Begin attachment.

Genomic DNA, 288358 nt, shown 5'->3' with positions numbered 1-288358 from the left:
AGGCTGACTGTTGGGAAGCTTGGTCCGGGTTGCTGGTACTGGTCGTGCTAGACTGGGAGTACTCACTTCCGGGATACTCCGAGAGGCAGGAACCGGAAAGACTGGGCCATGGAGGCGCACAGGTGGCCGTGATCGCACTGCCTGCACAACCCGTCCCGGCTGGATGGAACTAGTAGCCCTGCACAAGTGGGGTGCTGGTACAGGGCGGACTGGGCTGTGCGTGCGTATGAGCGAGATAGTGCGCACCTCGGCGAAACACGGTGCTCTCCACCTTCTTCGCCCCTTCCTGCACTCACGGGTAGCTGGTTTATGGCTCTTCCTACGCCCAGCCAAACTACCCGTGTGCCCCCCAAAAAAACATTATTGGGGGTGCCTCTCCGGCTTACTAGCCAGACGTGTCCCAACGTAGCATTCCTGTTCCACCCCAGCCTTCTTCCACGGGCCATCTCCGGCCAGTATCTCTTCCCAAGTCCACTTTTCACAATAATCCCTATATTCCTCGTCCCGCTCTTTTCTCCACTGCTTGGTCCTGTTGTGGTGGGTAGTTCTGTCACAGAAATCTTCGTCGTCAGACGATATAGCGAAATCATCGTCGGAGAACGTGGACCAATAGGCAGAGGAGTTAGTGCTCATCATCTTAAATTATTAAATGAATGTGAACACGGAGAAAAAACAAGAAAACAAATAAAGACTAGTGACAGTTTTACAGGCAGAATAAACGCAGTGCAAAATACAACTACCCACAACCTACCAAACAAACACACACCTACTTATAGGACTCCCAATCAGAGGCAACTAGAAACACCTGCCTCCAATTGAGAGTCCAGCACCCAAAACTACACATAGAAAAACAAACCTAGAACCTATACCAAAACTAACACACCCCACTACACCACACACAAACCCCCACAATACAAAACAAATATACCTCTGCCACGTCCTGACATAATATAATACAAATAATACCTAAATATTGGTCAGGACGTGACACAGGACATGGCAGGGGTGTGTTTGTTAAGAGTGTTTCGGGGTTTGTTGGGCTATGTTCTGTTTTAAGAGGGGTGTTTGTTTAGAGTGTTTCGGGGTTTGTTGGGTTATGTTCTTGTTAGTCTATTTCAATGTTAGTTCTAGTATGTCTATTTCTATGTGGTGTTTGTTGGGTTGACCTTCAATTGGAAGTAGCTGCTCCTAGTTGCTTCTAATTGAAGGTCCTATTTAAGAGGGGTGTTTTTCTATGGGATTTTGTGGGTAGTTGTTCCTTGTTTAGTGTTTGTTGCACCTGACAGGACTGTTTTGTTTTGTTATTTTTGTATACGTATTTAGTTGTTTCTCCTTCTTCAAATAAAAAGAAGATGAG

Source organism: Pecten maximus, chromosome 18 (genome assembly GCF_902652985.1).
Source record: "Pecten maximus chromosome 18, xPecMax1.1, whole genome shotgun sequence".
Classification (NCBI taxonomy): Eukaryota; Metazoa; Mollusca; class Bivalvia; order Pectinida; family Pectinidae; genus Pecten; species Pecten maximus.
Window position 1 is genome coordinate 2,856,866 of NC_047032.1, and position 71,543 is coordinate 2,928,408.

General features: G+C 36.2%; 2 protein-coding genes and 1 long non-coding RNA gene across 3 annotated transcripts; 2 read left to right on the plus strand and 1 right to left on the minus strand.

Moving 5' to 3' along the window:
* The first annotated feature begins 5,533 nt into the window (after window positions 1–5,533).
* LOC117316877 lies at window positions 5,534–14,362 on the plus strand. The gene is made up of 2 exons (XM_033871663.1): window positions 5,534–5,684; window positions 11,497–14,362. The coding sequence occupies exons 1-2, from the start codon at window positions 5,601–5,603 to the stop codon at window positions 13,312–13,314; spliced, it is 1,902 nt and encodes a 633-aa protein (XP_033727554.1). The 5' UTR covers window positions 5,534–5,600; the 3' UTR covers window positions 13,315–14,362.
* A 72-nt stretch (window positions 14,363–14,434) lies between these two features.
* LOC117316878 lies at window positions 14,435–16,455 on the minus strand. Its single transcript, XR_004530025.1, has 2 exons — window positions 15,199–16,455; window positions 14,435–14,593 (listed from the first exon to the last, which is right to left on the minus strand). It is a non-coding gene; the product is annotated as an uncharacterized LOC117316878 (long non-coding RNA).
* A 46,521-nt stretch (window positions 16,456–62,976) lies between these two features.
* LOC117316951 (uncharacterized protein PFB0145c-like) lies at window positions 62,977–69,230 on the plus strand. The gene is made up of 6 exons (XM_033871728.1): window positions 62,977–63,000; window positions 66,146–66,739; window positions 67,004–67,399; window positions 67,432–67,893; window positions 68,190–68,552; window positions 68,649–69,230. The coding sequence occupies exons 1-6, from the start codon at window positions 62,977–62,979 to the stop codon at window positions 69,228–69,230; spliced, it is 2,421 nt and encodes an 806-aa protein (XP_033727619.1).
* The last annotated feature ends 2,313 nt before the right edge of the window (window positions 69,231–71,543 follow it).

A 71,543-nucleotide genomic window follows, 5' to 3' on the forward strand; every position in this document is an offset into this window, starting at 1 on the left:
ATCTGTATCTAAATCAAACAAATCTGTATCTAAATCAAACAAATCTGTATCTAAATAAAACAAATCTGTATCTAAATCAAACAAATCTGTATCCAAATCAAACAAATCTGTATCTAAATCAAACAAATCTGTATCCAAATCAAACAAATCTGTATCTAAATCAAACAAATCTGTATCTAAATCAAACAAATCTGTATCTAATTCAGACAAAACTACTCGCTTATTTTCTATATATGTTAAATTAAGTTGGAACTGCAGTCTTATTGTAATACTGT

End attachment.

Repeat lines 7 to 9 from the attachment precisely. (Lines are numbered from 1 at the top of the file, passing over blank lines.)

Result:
General features: G+C 36.2%; 2 protein-coding genes and 1 long non-coding RNA gene across 3 annotated transcripts; 2 read left to right on the plus strand and 1 right to left on the minus strand.

Moving 5' to 3' along the window:
* The first annotated feature begins 5,533 nt into the window (after window positions 1–5,533).